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Studies of Polycyclic Aromatic Hydrocarbons in Cigarette Mainstream Smoke: Identification, Tobacco Precursors, Control of Levels: A Review

   | 30 déc. 2014
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During the period of tobacco smoke research from the early 1950s to the mid-1960s it was repeatedly asserted that a) tobacco and many tobacco components were involved in the pyrogenesis of polycyclic aromatic hydrocarbons (PAHs), several of which were reported to initiate tumors on the skin of laboratory animals and b) tobacco additives (flavorants, casing materials, humectants) were highly likely to be similarly involved in PAH pyrogenesis. Extensive knowledge on PAHs was deemed highly necessary because of their claimed importance in the smoking-health issue. The numerous assertions about the generation of PAHs in cigarette mainstream smoke (MSS) triggered extensive and intensive research both within and outside the Tobacco Industry to define the nature of the PAHs, their per cigarette MSS delivery amounts, their precursors, etc. It was not until 1960 that VAN DUUREN et al. (1) reported three specific aza-arenes in cigarette MSS that were asserted to be involved in smokers’ respiratory tract cancer. As noted in a recent Letter to the Editors (2), the presence of these three aza-arenes in tobacco smoke has never been confirmed. Between 1960 and 1965, other MSS components (phenols as promoters, polonium-210, N-nitrosamines, ciliastatic compounds) were asserted to be responsible for smoking related diseases. However, no major assertions were made that phenols, polonium-210, or the N-nitrosamines were derived from flavorants, casing materials, or humectants. Some investigators did report that several ciliastats were derived from added sugars and glycerol. The ciliastat proposal was drastically diminished in importance by the findings in the 1960s that only a relatively small proportion of the ciliastats reached the smoker's cilia. During that time, pertinent skills and competencies in research on tobacco smoke composition, particularly the PAH fraction, have been developed. Such skills permitted the isolation in crystalline form of 14 PAHs and the quantitation of these and many other PAHs. They were also used to put in perspective the pyrogenesis of PAHs from a) specific tobacco components, b) additives, and c) processed tobaccos (reconstituted tobacco sheet [RTS], expanded tobacco). R.J. Reynolds Tobacco Company (RJRT) pioneered the use of RTS (1953) and expanded tobaccos (1969) in cigarette blends and generated much previously unpublished data on the effect of such processed tobaccos on MSS composition.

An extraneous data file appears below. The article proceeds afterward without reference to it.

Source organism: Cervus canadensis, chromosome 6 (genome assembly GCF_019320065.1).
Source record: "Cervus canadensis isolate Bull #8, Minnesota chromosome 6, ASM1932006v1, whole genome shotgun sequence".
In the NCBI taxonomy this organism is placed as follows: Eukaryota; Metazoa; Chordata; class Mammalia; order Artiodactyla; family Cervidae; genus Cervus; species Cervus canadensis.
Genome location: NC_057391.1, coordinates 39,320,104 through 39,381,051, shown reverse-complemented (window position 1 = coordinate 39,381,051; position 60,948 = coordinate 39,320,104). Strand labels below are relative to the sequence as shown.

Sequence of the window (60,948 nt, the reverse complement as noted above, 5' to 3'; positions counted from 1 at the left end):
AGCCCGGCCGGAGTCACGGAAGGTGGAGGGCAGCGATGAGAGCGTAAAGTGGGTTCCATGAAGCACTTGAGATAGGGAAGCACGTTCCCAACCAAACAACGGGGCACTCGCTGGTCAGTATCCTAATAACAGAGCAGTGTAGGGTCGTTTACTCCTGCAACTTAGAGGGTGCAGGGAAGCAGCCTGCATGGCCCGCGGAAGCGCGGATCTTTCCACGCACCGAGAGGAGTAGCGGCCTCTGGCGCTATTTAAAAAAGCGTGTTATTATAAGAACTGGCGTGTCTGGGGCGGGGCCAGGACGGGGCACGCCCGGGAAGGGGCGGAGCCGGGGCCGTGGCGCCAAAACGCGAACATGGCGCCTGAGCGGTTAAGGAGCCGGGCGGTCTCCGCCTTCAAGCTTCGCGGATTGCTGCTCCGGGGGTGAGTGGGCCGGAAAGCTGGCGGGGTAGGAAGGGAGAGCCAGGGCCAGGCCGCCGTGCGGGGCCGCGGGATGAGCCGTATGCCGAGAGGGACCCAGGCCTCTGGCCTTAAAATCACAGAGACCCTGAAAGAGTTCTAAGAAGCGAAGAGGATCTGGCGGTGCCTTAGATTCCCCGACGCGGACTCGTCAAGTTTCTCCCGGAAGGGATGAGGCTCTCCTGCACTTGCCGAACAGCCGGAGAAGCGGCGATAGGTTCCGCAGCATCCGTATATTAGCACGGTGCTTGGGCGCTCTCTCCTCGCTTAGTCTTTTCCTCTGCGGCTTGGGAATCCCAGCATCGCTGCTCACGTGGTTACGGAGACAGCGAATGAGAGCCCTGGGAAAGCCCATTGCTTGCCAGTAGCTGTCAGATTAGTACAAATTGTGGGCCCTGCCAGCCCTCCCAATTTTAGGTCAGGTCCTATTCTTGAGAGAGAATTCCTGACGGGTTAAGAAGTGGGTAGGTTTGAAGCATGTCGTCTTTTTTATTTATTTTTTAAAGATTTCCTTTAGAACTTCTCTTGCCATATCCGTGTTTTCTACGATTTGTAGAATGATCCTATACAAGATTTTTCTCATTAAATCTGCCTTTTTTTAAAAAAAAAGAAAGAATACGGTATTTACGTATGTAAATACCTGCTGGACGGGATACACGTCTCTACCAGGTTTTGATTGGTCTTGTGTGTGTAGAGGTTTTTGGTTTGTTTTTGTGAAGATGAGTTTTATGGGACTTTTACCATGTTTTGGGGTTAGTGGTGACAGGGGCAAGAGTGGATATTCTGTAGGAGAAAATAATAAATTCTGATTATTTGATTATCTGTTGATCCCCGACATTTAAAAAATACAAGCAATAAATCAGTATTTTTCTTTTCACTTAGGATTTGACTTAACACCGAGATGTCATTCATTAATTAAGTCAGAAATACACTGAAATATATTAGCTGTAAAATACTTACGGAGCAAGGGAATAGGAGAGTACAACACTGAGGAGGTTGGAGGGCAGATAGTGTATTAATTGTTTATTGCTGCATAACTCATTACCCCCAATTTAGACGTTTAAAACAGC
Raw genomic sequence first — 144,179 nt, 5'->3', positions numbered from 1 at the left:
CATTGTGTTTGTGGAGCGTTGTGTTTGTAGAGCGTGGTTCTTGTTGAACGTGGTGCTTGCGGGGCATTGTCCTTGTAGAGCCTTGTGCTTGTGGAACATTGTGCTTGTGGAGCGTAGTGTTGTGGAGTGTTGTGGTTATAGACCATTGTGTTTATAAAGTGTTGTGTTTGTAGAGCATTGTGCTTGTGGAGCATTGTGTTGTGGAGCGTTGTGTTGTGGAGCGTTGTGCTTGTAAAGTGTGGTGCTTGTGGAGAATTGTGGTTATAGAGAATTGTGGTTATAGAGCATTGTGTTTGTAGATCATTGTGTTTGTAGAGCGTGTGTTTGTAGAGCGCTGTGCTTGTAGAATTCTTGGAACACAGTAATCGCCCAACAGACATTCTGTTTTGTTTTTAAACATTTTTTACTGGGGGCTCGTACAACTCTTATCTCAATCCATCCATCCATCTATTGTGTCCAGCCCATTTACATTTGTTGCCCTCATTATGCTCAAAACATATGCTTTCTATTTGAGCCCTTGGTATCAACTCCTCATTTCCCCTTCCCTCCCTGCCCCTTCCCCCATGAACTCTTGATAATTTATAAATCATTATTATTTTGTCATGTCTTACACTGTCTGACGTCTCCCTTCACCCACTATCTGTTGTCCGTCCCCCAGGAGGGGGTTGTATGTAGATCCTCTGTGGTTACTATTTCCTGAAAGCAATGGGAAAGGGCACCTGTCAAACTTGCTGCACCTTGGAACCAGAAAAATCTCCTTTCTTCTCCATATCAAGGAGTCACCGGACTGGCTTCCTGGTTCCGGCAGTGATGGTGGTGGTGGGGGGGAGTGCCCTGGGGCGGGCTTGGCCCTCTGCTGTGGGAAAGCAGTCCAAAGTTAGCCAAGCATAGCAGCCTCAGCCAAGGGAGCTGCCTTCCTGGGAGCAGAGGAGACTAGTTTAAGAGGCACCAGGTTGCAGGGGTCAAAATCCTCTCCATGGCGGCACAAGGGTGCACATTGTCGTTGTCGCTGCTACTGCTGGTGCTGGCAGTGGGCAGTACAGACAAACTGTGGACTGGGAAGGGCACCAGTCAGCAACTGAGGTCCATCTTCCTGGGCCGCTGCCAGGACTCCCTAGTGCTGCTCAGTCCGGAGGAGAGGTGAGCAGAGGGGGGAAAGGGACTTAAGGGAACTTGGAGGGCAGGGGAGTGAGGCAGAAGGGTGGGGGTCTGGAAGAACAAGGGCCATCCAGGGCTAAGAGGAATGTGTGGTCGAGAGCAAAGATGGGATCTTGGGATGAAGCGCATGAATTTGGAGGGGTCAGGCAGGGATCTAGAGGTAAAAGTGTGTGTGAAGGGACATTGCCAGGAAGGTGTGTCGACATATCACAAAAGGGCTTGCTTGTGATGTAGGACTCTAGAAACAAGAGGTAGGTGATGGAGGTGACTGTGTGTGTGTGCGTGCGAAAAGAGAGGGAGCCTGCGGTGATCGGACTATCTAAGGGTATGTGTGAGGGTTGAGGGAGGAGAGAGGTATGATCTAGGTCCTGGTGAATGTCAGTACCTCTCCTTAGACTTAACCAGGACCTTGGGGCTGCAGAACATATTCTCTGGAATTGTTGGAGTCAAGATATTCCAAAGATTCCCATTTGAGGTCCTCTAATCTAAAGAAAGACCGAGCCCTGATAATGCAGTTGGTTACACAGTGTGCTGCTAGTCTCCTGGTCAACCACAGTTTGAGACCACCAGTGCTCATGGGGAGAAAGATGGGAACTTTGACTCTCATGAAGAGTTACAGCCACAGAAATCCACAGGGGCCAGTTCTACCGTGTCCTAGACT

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General Interest, Life Sciences, other, Physics